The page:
Analysis of the regression model suggested that both self-regulation and teacher regulation were associated with students’ perception of the benefits of VP learning activities. The estimates of the influence of external regulation strategy and setting in the regression model were greater than the influence of self-regulation when considering the influence of all variables on perceived benefit of VP use. A plausible interpretation is that the external regulation strategy was indeed important for the perceived benefit of the virtual patient learning activities. The influences of external regulation and teaching strategy on the degree of e-learning use and learning outcomes have been identified previously . The possible greater influence of the external regulation strategy is surprising given the prominent role of self-regulation in web-based activities, as stated in the literature . The combined influence of self- and external regulation strategies highlights that empowerment of autonomous learners may co-exist with students’ responsiveness to teachers’ involvement and guidance in the learning activities.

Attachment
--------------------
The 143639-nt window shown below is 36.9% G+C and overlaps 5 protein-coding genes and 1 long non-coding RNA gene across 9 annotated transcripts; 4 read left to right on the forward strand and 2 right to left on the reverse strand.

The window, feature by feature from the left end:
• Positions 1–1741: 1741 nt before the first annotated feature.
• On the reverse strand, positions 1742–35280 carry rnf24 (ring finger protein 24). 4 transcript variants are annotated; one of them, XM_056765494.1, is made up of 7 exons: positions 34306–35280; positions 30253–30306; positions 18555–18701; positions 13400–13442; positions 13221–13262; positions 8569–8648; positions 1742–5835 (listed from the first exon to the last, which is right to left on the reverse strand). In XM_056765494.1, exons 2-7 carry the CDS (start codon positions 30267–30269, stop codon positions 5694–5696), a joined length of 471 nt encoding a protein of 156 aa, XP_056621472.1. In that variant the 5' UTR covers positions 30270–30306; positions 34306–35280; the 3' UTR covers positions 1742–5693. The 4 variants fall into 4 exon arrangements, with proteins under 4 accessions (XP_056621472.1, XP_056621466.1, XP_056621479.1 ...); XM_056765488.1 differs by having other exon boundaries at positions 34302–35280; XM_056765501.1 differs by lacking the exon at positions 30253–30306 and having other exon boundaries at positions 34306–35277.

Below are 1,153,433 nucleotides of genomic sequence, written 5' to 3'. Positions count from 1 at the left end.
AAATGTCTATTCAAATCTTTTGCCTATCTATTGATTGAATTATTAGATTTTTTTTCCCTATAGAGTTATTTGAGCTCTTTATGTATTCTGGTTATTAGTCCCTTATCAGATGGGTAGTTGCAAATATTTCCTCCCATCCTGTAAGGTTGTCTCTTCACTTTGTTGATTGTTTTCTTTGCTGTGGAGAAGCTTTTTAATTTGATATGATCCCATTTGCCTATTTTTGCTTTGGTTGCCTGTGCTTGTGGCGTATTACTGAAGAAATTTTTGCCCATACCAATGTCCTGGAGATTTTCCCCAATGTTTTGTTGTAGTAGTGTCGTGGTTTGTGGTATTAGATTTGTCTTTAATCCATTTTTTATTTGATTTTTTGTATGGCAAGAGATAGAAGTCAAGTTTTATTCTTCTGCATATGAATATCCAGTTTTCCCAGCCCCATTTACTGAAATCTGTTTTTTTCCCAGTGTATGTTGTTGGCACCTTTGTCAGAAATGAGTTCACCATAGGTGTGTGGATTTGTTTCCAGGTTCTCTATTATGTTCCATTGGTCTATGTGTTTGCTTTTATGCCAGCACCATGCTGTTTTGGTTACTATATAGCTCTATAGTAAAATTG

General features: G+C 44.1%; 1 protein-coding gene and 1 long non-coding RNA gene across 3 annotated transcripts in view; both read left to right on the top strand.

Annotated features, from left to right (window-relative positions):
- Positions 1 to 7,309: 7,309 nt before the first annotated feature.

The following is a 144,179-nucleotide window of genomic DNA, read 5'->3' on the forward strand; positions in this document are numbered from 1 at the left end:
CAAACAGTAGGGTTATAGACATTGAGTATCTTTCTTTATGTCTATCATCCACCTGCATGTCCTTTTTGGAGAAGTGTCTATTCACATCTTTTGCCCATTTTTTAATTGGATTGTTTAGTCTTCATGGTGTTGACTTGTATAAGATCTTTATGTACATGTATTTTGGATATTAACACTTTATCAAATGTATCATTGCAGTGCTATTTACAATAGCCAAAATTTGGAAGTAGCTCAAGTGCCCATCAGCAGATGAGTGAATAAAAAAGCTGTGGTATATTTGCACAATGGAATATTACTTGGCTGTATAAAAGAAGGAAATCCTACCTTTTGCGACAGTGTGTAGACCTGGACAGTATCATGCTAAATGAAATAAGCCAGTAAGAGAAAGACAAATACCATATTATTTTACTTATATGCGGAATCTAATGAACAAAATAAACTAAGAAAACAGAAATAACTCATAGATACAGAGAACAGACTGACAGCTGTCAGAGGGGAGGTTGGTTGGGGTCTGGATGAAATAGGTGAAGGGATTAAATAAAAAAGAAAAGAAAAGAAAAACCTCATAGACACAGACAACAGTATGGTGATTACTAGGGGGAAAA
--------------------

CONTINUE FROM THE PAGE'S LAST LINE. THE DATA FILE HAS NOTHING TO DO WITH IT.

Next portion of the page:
Therefore, teacher regulation and individual study strategies should be considered when designing VP-assisted learning activities, as well as from the perspective of developing self-regulation in learners [16, 36]. Self-regulation should be viewed from a wide, integrated perspective to nurture future lifelong autonomous learners [6, 12]. As is routine for integration of new elements into a course, the success of VP activities is often demonstrated by eliminating other course activities and ensuring that teachers convey the importance and alignment of VP activities with the intended learning objectives [21, 37]. Teachers introducing web-based technology resources as part of such an integration strategy must face the apparent conflict presented by the flexible opportunities of freedom in time and space and the benefits of regulating learning activities with assignments, feedback, and follow-up. The students in this study appreciated the flexibility in terms of time and space for self-study, but the combination with teacher-regulated discussion seemed to provide added benefits for learning. These discussions may also have contributed an increased perception of relevance of the VP activity in relation to the course examination. In the course settings, external regulation was exerted in several dimensions, for example, course requirements and participation in teacher-led seminars. External regulation can also to pertain to the specific interface design of the VP system itself. That means what is possible to do within the system, expectations that it conveys to students and built-in guidance. The VP system used here (Web-SP) features little built-in regulation and provides many possibilities, e.g., virtual lab-tests and physical examinations in no specified order.